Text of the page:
What I learned this week:
This week, on the show, we played around with how to market an online course without any prior marketing plan or much preparation.
We used some simple SEO, a bit of PPC (paid ads), and content marketing - simply because these are the most relevant for my target audience. I'll go over a few other strategies that might make sense for other online course audiences as well.
So, for context, my online course teaches anyone how to build a simple and free outreach funnel to land university speaking gigs. My target audience is anyone that wants to build a speaking career (since university speaking gigs are a good start) or just wants to build a brand as an educator.
Now, the first two marketing strategies likely make sense for most audiences - SEO, and PPC.
My quick and dirty strategy for SEO is just write one or two articles on Medium. If you don't have an existing blog, or a bigger website - Medium is a great substitute in the beginning. Any articles you write there are going to rank quicker and better than one or two lone articles on a personal website anyway.
So, in my case, I might write an article titled "How to land university speaking gigs in the next month" or "How I landed 40+ speaking gigs at universities in 4 months" - whatever. Something interesting, it doesn't have to be that clickbait-y, but you get the point. Write something that answers the question that your target audience has.
Then, give away half your strategy in the article. Don't give them the juiciest bits, but give them something they can use, something they can apply on a small level - and at the end, mention your course. People won't read to the end of the article if you don't give away some value - don't worry about giving too much away in the article.
Great - now in a few months, hopefully your article will rank for some niche keywords, and maybe you'll get a few sales. Obviously, this isn't even remotely an SEO strategy long term, but it suffices for a small course you want to test in the market.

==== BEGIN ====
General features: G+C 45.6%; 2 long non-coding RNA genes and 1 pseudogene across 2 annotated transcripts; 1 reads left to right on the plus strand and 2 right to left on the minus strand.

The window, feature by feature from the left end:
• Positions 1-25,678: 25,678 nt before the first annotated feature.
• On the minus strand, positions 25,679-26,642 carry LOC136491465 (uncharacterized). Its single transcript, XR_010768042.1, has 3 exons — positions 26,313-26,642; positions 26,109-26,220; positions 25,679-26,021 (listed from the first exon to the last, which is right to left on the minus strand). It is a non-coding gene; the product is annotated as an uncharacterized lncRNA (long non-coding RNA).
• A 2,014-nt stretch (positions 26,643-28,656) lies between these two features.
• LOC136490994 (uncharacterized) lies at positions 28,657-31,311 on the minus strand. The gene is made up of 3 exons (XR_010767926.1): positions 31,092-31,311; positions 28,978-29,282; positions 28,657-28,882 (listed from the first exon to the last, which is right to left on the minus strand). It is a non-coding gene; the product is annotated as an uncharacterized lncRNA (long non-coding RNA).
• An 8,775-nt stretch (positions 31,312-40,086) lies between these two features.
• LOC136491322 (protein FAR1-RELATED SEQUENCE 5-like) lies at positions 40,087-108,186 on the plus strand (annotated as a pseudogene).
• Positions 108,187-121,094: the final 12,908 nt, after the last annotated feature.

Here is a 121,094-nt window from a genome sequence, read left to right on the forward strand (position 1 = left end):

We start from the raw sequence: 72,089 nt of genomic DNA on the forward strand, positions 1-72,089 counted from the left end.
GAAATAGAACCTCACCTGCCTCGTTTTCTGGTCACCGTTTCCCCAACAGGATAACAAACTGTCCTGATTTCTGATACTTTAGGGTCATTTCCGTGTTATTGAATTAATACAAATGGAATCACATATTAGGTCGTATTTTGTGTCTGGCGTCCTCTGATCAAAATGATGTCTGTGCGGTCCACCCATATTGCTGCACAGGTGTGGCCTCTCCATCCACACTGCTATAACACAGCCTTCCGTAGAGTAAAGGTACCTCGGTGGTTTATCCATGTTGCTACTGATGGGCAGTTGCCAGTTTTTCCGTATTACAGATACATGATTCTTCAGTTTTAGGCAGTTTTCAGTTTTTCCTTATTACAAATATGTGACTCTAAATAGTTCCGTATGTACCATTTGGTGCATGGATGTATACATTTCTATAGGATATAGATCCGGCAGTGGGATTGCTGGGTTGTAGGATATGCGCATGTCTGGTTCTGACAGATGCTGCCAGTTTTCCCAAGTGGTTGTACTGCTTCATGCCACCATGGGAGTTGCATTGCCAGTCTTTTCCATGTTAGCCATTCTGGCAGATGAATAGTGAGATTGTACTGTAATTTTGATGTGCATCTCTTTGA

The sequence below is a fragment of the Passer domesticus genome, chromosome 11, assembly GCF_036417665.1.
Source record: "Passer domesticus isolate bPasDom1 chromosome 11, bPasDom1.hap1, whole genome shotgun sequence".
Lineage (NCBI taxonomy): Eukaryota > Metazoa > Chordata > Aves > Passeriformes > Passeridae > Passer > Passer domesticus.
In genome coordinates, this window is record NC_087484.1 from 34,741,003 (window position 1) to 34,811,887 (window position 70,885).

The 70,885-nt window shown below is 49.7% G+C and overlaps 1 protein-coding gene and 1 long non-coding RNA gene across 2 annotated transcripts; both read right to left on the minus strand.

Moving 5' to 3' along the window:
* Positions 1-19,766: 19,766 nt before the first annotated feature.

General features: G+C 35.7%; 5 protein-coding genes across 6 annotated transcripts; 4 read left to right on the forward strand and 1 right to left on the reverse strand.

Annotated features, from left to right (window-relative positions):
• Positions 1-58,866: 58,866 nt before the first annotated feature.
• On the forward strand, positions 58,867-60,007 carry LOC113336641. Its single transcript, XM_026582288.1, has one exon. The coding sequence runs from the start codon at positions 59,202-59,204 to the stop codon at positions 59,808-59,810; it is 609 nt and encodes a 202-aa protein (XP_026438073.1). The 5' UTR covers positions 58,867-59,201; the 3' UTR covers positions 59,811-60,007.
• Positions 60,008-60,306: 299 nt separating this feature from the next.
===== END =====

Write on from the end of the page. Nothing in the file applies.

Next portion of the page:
Now, for PPC, I hosted an entire live stream on this, but you don't always have to use Facebook. If you've ever run Facebook or Instagram ads before, you know how to run ads on every single other platform: Quora, YouTube, Google, Reddit, Snapchat, Taboola, etc.
You should know where your audience likes to hang out. Market to them there.
And finally, I used content marketing for my last marketing component. I expect this to work the best for me, because I post regularly about different speaking engagements I had at different universities. I post these humble-brags on LinkedIn, for credibility - and on my profile I've not-so-subtly linked my online course.
If possible, use your social media to showcase the skillset you teach in your course, and then leave an obvious link so anyone curious finds it. Don't directly self-promote online courses you've made, unless you think your community of followers would love it.
However, this strategy works for me because I have an existing audience - maybe you don't. In that case, I would find influencers in the space, and offer them affiliate deals or try to build partnerships. If you sell a course on how to build your own basketball hoop, find small basketball athletes, and reach out to them.
And that should cover it. The quickest and dirtiest marketing strategy for a small online course project. This isn't going to get you far, but it will get you started, and help you test whether or not people care about what you've built and taught before you spend a ton of money and time on a larger marketing campaign that might fail.
Hope it's helpful. :)